Kenya became a UN member state in 1963 after gaining its independence the same year. It has served on the Security Council twice (1973-1974 and 1997-1998).
Kenya ran its campaign based on a “Ten Point Agenda”, focusing on regional and global concerns: building bridges; peacekeeping and support operations; regional peace and security; countering terrorism and prevention of extremism; women, peace and security; youth empowerment; humanitarian action; justice, human rights and democracy; environment and climate change; and the Sustainable Development Goals.
Additionally, Kenya said that during its tenure at the Security Council, it intends to promote multilateral diplomacy, inclusive and sustainable development in Africa and beyond, the women, peace and security agenda, focus on counter terrorism measures and work towards creating an environment for the achievement of long-lasting and sustainable peace and development.
Mexico was also one of the founding members of the UN in 1945. It has served on the Security Council four times (1946, 1980-1981, 2002-2003 and 2009-2010) and was part of the first six elected members of the Security Council in 1946, and one of the three candidates elected to serve a one-year term. This was done to ensure that half of the non-permanent members would change each year.
During the campaign, Mexico stated that its tenure on the Council would be guided by its core foreign policy principles: Self-determination, non-intervention, peaceful resolution of disputes, legal equality of states, international cooperation for development, and the protection of human rights. Other priority activities are to promote respect for international law, preserve the dignity of people, prioritize dialogue, mediation and conciliation in response to conflicts, protect civilians in armed conflict, promote human rights and international law, improve the working methods of the Security Council and incorporate a gender perspective in the actions of the Council. Mexico is also planning to raise the issues of women, peace and security; climate change and security; and non-proliferation.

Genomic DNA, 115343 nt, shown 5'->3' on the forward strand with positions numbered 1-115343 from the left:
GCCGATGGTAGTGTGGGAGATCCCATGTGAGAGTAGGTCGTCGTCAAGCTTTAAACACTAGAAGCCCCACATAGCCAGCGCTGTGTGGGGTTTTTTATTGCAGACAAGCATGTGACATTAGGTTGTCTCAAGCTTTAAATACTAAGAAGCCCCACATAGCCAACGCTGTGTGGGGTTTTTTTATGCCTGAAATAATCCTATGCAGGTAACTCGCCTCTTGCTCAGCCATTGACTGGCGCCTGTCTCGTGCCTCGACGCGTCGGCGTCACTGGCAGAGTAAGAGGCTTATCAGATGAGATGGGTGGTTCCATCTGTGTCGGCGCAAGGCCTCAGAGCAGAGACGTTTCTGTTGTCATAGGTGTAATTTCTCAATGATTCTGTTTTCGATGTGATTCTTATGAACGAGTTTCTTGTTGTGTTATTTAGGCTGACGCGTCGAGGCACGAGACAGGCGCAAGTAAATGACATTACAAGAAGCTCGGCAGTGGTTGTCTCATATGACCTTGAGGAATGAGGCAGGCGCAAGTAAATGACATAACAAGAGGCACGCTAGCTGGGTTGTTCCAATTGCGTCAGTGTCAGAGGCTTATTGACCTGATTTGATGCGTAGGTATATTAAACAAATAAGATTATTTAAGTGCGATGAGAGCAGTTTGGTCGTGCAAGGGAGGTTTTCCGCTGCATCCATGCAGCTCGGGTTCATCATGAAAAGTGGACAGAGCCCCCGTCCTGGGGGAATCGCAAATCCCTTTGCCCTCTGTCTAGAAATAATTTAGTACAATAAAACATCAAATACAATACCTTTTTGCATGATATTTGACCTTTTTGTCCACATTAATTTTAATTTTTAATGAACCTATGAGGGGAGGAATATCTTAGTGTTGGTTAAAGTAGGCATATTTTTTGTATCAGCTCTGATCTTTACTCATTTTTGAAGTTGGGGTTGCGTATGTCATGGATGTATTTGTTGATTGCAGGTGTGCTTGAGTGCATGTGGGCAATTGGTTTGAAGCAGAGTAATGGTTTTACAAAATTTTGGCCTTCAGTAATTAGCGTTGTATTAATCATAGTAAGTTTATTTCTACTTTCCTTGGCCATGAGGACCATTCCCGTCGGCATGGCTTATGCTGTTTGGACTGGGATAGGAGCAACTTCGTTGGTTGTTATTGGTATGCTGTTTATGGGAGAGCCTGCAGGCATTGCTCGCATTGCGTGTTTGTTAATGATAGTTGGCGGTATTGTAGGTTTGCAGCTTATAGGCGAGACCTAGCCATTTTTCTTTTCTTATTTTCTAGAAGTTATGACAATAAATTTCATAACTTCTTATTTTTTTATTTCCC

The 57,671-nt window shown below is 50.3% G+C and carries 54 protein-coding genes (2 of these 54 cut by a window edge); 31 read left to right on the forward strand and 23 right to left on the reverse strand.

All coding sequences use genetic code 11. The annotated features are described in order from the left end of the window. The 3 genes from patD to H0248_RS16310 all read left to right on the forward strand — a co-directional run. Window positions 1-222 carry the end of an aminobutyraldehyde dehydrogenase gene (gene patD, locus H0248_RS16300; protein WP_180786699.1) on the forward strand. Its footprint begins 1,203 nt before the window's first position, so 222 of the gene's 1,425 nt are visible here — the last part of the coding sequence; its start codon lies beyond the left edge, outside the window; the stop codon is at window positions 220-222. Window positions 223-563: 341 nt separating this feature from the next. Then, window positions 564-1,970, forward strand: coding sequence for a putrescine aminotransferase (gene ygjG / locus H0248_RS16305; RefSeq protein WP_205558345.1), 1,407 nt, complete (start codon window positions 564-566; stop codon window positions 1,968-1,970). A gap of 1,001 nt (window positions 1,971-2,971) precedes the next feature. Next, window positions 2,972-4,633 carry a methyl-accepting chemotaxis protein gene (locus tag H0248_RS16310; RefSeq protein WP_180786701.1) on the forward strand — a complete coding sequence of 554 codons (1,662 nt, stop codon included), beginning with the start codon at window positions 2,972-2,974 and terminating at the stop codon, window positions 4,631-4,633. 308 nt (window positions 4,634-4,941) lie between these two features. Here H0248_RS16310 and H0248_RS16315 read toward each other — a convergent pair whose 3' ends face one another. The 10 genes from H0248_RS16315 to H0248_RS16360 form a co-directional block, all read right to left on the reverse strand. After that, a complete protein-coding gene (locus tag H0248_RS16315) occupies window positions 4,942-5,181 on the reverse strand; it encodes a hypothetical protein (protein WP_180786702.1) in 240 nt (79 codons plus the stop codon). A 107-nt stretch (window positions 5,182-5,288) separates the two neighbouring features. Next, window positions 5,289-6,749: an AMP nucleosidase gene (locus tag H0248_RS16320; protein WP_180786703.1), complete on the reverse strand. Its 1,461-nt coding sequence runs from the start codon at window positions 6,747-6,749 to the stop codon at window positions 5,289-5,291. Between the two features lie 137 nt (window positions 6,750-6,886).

Norway was also one of the founding members of the UN in 1945. It has served on the Security Council four times (1949-1950, 1963-1964, 1979-1980 and 2001-2002). Norway said it would focus on the following four thematic areas:
1. Peace diplomacy: Strengthening the Security Council’s conflict prevention and resolution efforts.
2. Inclusion of women in UN peace and security efforts: Promoting women’s participation in peace processes, integrating the Women, Peace and Security agenda into all the Council’s work and ensuring that women’s participation and rights are safeguarded in UN peace and security efforts.
3. Protection of civilians in conflict: Strengthening the protection of civilians, including children, and using international humanitarian and human rights law as a basis for these efforts. Norway has vowed to give special priority to efforts to prevent and combat sexual violence in conflict.
4. Climate change and security: Ensuring that the Security Council discusses climate-related security threats and that it assesses, on a continual basis, the possible impact of climate change on other issues on its agenda.
Additionally, Norway is also seeking to make the Security Council’s working methods more transparent and inclusive and has vowed to consult with all member states to find solution and engage with civil society and other stakeholders in this regard.
The Department of Political and Peacebuilding Affairs provides the secretariat for the Council and conducts research and other support functions for the preeminent global peace and security body.
Title picture: Wide view of the Security Council Chamber. UN Photo/Manuel Elias